Michael Greger's book, "Bird Flu: A Virus of Our Own Hatching," explores H5N1 (the current strain. Dr Greger must be aware of this, as he cites every single source that his information comes from with painstaking detail. The final 1/3 of this book contains all of the references, mainly from scientists and government who probably have some idea of what they are talking about.

In Bird Flu, Dr. Michael Greger traces the human role in the evolution of this virus, whose humble beginnings belie its transformation . The influenza virus has existed for millions of years as an innocuous intestinal virus of wild ducks. What turned a harmless waterborne duck virus into a killer?

In Bird Flu, Dr. Michael Greger traces the human role in the evolution of this virus, whose humble beginnings belie its transformation into a killer mutant strain with the potential to become as ferocious as Ebola and as contagious as the common cold. In the face of the coming pandemic, Dr. Greger reveals what we can do to protect our families and what human society to can do to reduce the likelihood of such catastrophes in the future. What turned a harmless waterborne duck virus into a killer?

New York, New York, USA. 2006. ISBN: 978-1590560983 (hardcover). At this critical time in the development of pandemic influenza preparedness, Michael Greger’s book Bird flu: a virus of our own hatching presents not only a comprehensive and thorough summary of the continuing threat of H5N1 influenza but a critical examination of the initial political and public health efforts that have been developed in response to the spread of. human cases of H5N1 infection across Asia, Europe, and Africa. The real strength of Bird flu lies in its comprehensive summary of the H5N1 outbreak.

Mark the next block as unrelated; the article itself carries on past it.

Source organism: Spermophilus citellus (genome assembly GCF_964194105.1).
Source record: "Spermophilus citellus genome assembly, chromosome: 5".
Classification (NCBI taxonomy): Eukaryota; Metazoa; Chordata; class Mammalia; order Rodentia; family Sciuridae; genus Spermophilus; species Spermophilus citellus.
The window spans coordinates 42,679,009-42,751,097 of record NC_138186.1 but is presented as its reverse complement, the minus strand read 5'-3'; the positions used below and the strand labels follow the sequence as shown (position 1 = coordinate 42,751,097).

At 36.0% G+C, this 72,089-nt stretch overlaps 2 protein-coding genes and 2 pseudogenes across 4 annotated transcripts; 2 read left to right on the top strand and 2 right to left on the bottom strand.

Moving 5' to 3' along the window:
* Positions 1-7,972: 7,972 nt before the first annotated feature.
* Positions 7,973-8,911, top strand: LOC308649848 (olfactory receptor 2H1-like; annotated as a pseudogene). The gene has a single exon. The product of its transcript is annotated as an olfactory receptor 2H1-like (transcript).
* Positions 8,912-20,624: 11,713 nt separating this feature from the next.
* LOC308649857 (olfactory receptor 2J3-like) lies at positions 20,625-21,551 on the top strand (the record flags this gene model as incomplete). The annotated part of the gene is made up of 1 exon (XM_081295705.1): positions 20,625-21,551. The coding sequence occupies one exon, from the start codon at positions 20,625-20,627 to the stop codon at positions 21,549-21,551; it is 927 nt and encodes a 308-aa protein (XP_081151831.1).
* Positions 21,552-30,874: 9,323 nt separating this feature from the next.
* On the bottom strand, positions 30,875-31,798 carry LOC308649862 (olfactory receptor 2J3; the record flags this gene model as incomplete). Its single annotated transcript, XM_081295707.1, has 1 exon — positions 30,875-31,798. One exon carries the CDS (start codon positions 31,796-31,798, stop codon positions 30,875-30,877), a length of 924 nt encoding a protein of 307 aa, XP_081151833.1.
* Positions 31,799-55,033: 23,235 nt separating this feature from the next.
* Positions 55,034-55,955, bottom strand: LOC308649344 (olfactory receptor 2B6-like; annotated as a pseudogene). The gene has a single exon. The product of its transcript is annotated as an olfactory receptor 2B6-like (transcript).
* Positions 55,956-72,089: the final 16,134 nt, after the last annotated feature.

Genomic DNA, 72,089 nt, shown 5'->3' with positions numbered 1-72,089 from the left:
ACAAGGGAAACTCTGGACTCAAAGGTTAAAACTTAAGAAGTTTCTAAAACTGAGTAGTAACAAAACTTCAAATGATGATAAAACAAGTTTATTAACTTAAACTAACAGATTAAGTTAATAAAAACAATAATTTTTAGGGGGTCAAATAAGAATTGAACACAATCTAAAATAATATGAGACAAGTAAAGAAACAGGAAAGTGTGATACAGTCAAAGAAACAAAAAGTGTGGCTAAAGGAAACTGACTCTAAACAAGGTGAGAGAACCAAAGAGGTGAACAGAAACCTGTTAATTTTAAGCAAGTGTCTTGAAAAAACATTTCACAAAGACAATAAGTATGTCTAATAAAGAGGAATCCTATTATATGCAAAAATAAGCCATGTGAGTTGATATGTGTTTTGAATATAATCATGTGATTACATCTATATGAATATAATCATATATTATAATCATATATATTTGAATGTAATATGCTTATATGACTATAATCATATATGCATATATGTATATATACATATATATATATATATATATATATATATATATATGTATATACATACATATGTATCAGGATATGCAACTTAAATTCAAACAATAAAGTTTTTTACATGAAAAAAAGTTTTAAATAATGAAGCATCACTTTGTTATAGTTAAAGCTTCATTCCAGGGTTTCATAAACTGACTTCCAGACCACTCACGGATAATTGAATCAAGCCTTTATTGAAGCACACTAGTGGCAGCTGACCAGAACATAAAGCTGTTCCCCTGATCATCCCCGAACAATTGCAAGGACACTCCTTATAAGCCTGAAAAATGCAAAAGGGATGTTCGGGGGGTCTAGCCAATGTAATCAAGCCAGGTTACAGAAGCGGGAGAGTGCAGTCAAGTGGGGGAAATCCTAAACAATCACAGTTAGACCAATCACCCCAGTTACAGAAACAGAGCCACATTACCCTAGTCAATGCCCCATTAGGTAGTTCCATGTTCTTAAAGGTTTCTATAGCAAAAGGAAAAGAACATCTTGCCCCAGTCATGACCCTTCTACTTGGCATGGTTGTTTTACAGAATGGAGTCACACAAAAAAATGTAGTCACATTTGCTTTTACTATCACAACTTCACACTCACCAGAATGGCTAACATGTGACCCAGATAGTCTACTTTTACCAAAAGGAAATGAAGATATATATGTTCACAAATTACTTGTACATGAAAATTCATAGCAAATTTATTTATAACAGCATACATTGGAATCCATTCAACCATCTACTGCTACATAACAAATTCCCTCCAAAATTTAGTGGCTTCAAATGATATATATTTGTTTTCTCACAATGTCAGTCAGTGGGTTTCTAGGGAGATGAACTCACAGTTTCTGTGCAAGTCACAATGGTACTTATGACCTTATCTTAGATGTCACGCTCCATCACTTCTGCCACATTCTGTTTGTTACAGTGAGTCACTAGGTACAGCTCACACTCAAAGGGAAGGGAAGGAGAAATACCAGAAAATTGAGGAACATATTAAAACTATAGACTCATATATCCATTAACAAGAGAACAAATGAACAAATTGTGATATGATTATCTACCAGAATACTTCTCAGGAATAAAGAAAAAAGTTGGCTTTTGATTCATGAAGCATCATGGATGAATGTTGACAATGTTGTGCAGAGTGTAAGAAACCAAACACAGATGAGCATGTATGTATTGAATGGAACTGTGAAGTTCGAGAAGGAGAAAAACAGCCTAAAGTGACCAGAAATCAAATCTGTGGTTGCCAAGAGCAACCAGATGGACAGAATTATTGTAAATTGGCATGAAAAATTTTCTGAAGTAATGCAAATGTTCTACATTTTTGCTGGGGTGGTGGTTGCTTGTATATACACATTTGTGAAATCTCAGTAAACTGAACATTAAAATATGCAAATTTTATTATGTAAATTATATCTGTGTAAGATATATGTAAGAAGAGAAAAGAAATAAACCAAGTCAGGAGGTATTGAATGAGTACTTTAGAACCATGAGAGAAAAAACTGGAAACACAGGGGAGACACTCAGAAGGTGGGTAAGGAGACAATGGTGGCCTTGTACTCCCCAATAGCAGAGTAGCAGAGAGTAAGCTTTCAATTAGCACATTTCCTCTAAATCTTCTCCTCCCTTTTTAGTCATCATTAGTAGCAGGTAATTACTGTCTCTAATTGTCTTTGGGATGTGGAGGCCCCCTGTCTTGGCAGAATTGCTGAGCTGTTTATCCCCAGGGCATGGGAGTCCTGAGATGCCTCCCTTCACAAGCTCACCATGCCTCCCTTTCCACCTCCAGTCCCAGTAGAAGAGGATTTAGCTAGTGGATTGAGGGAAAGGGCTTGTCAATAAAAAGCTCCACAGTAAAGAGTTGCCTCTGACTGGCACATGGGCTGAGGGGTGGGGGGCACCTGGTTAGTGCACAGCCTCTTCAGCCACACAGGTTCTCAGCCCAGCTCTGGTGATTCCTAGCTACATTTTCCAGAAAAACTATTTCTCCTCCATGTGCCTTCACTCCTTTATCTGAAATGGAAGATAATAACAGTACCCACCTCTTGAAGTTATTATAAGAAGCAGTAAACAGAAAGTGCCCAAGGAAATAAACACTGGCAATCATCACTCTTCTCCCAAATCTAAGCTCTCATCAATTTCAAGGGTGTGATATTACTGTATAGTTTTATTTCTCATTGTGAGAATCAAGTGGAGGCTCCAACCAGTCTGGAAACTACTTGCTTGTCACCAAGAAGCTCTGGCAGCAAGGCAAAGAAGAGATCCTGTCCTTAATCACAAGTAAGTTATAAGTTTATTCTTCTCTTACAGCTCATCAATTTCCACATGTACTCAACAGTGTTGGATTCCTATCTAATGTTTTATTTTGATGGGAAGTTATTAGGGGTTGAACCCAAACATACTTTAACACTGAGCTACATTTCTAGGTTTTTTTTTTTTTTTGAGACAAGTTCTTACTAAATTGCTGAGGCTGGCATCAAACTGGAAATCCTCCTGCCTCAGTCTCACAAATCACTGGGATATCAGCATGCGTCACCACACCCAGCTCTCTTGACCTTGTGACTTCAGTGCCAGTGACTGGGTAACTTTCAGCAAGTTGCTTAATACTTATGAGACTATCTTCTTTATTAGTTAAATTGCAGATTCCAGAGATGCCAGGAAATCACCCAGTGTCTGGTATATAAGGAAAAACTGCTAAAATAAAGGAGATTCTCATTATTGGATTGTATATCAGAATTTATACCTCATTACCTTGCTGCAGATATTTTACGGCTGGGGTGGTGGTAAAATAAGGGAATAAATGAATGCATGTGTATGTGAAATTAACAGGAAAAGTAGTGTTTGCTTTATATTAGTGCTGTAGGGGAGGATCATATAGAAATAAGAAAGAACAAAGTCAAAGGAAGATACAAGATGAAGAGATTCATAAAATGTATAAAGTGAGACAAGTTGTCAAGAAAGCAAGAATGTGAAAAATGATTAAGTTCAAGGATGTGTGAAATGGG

Click here to watch a video of the book. From age-old scourges such as smallpox and tuberculosis to emerging threats like AIDS and SARS, our interactions with animals have always played a pivotal role as a source of human disease. Bird flu is the latest such menace coming home to roost. Leading public health authorities now predict as inevitable a pandemic of influenza, triggered by bird flu and expected to lead to millions of deaths around the globe. The influenza virus has existed for millions of years as an innocuous intestinal virus of wild ducks. What turned a harmless waterborne duck virus into a killer? In Bird Flu, Dr. Michael Greger traces the human role in the evolution of this virus, whose humble beginnings belie its transformation into a killer mutant strain with the potential to become as ferocious as Ebola and as contagious as the common cold. In the face of the coming pandemic, Dr. Greger reveals what we can do to protect our families and what human society to can do to reduce the likelihood of such catastrophes in the future. Amid the growing panic surrounding this issue, Dr. Greger takes a sobering look at a deadly cycle and offers a solution to ending it.
Saberblade
H5N1. Pandemic or fizzle? Will this version of Avian Flu be a killer as bad as the great Pandemic Flu of 1918 (also an avian flu)? Or worse? Or a fizzle like Swine Flu in President Gerald Ford's administration? If it is akin to the first two choices, Americans will be faced with one of the worst health threats in its history.